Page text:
Pore dynamics and asymmetric cargo loading in an encapsulin nanocompartment revealed by Cryo-EM and hydrogen/deuterium exchange mass spectrometry [article]

Jenn Ross, Zak McIver, Thomas Lambert, Cecilia Piergentili, Kelly J Gallagher, Jasmine Emma Bird, Faye L Cruickshank, Efrain Zarazua-Arvizu, Louise E Horsfall, Kevin J Waldron, Marcus D Wilson, C Logan Mackay (+3 others)
2021 bioRxiv   pre-print
Encapsulins (Enc) are protein nanocompartments which house various cargo enzymes, including a family of decameric ferritin-like proteins. Previously, we elucidated the structure and activity of these ferritin-like proteins (EncFtn) and demonstrated that they must be encapsulated in a nanocompartment for iron storage. Here, we study a recombinant Haliangium ochraceum Enc:EncFtn complex using electron cryo-microscopy (Cryo-EM) and hydrogen/deuterium exchange mass spectrometry (HDX-MS) to gain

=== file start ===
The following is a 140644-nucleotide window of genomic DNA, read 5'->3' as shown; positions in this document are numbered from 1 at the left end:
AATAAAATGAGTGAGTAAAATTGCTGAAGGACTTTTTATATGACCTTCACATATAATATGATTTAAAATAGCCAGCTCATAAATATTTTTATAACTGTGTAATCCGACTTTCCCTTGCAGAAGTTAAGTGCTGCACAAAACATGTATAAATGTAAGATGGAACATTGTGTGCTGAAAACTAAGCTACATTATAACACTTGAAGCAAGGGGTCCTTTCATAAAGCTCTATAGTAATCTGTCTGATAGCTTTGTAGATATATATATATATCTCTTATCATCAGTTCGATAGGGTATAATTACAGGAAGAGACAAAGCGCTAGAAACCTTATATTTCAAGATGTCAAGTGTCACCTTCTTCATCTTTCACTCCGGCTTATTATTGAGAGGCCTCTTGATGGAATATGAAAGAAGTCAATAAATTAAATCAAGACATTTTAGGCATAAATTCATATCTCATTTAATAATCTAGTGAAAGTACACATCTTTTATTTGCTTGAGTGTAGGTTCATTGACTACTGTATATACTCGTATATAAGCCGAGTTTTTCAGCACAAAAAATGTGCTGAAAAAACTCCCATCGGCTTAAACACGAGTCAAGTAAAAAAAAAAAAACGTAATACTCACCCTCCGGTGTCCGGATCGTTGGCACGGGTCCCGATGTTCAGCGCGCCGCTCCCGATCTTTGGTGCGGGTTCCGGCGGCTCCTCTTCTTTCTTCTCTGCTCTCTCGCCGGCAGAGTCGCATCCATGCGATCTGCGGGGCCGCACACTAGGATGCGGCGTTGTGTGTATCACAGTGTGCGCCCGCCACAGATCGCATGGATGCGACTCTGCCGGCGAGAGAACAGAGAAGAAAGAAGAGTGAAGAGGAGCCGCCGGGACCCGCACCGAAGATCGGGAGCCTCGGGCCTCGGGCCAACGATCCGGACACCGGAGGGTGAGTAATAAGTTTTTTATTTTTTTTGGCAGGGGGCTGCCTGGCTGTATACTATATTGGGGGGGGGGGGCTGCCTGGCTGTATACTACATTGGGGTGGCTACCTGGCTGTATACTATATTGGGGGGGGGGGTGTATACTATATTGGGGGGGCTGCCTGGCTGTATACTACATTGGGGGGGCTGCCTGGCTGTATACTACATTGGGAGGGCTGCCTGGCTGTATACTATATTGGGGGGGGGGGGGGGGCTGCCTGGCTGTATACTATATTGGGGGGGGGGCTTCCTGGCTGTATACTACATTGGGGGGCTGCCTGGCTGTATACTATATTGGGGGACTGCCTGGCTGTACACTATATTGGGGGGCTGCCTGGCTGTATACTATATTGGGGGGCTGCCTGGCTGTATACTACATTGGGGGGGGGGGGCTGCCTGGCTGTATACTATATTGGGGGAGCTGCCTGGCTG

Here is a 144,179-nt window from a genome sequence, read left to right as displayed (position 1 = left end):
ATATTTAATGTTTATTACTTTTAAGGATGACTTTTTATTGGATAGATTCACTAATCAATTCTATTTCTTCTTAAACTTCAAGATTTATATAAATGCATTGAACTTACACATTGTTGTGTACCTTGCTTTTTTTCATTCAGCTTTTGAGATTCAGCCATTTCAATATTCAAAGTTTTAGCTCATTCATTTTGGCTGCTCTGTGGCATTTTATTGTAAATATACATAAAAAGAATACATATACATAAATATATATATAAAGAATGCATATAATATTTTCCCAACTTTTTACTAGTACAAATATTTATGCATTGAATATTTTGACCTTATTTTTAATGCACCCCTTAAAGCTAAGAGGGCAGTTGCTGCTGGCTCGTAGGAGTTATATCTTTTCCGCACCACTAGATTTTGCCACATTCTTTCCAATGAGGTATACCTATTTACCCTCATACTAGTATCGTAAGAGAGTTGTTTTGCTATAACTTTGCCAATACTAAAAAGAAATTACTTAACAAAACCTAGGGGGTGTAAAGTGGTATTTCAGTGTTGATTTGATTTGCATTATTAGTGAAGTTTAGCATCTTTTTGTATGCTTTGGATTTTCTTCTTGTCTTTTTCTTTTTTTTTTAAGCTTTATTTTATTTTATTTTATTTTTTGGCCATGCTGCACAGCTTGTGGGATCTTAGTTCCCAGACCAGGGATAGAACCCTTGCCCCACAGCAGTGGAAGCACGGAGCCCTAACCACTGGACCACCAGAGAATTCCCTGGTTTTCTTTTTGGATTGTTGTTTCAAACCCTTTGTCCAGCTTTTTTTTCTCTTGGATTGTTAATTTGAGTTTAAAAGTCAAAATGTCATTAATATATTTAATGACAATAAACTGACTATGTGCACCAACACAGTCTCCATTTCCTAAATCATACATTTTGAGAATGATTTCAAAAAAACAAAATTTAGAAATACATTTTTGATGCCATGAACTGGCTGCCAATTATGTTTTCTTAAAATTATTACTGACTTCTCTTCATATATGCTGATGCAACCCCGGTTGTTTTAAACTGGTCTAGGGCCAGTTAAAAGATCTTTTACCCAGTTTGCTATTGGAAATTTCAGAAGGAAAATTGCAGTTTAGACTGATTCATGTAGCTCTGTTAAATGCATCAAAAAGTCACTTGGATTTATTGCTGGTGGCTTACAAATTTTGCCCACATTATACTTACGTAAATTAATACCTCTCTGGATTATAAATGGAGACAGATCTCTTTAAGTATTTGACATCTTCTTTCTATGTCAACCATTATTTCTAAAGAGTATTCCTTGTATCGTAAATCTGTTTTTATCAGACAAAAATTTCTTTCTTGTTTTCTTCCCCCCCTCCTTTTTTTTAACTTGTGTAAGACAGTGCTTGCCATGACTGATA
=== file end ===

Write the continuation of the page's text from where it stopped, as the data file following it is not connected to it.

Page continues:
more » ... ght into the structural relationship between Enc and EncFtn. An asymmetric single particle reconstruction reveals four EncFtn decamers in a tetrahedral arrangement within the encapsulin nanocompartment. This leads to a symmetry mismatch between the EncFtn cargo and the icosahedral encapsulin shell. The EncFtn decamers are offset from the interior face of the encapsulin shell and are resolved at a much lower overall resolution in the final reconstruction. This flexibility, and the fixed number of EncFtn decamers sequestered within, implies that the loading of the encapsulin nanocompartment is limited by the steric effect of both engaged and free encapsulin localization sequences. Using a combination of focused refinements and HDX-MS, we observed dynamic behavior of the major five-fold pore, and show the pore opening via the movement of the encapsulin A-domain. These data can accelerate efforts to engineer the sequestration of heterologous cargo proteins and to alter the permeability of the encapsulin shell via pore modifications.
doi:10.1101/2021.04.15.439977 fatcat:gdqvvcemjzav5ievvmikapw5zm